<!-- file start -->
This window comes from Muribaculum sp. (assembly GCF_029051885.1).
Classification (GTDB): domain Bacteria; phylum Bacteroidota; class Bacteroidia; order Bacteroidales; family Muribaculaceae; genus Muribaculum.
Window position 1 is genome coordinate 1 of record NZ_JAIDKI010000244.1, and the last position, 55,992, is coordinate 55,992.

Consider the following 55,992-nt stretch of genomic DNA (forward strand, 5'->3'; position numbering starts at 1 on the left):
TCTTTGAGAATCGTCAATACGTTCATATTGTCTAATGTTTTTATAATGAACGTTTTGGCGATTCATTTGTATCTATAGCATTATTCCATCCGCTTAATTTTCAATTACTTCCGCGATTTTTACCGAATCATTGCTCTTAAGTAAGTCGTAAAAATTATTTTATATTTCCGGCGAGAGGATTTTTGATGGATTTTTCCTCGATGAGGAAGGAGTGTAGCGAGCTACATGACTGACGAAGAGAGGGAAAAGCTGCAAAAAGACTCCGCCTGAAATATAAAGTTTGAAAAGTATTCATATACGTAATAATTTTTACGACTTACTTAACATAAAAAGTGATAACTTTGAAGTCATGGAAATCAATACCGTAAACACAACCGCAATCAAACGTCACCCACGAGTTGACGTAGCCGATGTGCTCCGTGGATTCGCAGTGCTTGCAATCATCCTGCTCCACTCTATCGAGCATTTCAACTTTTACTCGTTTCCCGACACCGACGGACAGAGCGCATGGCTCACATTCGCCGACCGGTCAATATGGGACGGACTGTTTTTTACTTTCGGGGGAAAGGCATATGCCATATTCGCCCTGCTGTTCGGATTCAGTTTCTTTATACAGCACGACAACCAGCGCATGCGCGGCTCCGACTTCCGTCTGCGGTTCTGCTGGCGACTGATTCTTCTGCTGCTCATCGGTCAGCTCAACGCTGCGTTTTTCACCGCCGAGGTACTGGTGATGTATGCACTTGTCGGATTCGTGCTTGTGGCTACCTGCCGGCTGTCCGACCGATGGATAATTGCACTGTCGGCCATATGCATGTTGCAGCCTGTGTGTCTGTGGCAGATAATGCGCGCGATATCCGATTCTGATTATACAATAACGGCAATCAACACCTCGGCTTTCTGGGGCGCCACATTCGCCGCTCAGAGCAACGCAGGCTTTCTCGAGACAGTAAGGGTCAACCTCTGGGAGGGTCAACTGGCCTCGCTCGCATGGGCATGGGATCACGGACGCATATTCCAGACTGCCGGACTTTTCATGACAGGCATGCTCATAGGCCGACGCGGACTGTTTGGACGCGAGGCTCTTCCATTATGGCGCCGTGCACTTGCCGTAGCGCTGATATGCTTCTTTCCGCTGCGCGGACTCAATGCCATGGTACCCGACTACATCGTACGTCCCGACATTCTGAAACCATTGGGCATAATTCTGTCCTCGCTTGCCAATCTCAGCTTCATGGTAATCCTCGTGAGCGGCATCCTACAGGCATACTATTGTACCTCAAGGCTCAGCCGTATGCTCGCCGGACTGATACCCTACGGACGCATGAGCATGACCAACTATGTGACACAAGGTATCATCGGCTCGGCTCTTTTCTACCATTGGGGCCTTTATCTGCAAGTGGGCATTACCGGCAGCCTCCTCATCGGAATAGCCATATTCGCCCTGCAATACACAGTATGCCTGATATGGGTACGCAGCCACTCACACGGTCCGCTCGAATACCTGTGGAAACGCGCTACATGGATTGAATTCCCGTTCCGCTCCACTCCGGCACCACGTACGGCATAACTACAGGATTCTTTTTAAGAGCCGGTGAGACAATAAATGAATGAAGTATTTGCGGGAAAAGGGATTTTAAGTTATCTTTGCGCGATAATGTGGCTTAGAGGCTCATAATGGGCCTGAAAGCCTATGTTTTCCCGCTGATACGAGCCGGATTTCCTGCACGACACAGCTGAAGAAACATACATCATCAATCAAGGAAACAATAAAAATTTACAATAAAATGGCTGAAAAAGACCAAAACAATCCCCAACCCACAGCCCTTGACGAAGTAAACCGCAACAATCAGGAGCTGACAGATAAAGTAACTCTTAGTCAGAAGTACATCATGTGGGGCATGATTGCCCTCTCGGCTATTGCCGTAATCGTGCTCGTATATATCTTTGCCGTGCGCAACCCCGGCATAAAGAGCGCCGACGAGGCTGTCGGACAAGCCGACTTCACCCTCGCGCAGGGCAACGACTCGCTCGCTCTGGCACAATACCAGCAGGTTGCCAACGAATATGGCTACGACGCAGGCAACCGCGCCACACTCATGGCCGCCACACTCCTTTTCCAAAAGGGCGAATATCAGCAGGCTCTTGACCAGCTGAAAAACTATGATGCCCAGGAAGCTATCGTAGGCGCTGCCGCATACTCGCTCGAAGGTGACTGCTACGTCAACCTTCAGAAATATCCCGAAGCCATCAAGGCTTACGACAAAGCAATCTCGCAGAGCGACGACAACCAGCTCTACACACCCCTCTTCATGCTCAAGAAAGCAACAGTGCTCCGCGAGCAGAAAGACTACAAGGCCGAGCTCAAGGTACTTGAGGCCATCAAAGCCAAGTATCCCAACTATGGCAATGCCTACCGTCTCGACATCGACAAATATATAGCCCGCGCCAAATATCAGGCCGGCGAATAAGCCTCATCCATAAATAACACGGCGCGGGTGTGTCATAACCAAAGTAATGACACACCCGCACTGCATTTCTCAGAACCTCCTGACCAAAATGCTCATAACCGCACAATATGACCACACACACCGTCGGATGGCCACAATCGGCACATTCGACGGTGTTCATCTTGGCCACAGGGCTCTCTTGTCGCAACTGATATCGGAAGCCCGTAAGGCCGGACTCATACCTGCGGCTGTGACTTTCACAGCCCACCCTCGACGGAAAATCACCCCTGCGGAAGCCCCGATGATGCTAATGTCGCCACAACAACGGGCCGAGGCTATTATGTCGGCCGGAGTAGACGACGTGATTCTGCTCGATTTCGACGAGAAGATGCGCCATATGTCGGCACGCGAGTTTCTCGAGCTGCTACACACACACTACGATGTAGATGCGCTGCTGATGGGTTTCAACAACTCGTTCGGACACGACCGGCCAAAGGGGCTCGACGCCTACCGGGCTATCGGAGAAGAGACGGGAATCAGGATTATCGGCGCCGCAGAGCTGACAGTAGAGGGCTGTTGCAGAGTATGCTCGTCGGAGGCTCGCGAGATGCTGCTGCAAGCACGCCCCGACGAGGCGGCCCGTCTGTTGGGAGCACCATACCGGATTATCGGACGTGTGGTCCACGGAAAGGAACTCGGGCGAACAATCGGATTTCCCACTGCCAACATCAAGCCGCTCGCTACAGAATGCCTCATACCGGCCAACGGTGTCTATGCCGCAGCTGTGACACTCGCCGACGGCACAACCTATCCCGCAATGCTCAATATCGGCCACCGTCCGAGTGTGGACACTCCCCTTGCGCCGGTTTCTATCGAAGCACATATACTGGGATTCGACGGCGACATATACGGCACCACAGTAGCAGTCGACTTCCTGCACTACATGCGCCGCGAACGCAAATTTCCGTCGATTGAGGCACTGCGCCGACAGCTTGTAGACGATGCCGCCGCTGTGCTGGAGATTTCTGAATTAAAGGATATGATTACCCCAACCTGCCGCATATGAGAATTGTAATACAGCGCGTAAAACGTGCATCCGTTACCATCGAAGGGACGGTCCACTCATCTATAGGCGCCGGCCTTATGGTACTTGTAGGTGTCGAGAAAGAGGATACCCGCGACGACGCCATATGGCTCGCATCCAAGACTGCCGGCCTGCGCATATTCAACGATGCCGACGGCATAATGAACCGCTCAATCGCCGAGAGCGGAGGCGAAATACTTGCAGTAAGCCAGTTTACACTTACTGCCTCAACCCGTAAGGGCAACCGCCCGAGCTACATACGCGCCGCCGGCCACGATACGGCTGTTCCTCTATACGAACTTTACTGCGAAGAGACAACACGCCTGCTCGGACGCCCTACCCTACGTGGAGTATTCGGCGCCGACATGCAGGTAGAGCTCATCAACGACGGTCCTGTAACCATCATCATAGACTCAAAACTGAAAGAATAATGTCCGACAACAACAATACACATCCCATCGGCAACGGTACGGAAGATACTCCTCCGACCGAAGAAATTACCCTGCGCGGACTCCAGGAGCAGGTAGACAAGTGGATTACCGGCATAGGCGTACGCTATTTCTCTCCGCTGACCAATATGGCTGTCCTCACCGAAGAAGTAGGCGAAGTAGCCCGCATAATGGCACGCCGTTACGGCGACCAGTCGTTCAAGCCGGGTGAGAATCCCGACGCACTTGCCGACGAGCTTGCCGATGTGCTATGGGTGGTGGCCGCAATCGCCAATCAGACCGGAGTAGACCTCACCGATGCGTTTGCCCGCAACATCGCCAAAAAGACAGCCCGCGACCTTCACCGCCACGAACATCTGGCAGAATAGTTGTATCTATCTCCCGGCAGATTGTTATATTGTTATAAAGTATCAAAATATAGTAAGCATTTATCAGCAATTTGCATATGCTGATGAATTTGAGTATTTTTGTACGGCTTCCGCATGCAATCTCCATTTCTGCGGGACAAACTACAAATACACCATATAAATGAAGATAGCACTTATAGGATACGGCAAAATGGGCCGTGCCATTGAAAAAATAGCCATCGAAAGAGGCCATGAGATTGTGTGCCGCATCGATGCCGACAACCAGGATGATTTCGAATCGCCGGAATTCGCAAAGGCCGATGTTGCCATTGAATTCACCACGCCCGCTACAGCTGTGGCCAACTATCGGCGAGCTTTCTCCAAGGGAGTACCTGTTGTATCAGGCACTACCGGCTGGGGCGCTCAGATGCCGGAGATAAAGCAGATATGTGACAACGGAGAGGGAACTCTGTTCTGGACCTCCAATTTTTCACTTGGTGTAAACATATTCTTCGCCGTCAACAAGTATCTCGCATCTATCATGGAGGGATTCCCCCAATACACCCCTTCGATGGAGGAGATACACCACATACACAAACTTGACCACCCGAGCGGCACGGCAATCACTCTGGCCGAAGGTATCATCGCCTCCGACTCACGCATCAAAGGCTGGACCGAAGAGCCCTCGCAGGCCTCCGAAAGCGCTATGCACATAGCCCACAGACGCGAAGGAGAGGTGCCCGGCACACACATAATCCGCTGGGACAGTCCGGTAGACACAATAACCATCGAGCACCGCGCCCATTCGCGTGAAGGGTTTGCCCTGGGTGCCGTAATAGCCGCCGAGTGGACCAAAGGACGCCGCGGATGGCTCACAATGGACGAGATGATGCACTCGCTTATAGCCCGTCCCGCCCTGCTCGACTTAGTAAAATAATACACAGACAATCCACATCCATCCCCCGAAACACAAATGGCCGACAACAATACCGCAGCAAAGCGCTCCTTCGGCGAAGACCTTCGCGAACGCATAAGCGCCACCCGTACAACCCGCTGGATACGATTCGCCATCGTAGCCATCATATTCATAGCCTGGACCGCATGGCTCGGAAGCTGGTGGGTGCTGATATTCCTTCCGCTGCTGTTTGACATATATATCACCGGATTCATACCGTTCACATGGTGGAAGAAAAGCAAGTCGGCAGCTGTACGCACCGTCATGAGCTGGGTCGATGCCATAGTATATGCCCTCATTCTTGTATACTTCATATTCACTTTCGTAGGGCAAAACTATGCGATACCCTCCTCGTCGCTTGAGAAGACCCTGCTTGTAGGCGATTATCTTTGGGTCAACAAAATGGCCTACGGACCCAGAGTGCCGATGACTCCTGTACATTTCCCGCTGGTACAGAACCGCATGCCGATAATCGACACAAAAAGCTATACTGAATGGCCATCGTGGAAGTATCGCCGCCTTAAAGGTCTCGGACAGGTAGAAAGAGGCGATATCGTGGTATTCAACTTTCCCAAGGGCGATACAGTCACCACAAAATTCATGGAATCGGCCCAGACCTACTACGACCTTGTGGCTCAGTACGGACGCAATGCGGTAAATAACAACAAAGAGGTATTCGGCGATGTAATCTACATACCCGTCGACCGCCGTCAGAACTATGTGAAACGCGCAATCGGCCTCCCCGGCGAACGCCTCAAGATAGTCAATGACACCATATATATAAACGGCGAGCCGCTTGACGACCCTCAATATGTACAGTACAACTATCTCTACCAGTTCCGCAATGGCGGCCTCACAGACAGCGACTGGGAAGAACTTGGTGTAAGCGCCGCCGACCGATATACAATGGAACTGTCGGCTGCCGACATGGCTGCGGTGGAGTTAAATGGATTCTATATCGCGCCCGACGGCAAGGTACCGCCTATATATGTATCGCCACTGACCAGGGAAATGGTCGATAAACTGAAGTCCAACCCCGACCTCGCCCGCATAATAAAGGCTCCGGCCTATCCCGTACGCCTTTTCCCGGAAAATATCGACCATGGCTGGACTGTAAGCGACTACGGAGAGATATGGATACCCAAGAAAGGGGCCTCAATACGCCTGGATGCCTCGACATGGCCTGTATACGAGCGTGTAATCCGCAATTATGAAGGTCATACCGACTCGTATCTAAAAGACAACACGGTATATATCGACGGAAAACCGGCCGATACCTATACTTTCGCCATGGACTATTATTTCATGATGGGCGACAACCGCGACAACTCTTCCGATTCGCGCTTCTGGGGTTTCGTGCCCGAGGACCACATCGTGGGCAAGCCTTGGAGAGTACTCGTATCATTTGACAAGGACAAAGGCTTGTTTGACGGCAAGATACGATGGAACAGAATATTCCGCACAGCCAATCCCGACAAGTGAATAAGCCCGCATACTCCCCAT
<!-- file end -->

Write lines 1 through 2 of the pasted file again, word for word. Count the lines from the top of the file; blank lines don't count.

This window comes from Muribaculum sp. (assembly GCF_029051885.1).
Classification (GTDB): domain Bacteria; phylum Bacteroidota; class Bacteroidia; order Bacteroidales; family Muribaculaceae; genus Muribaculum.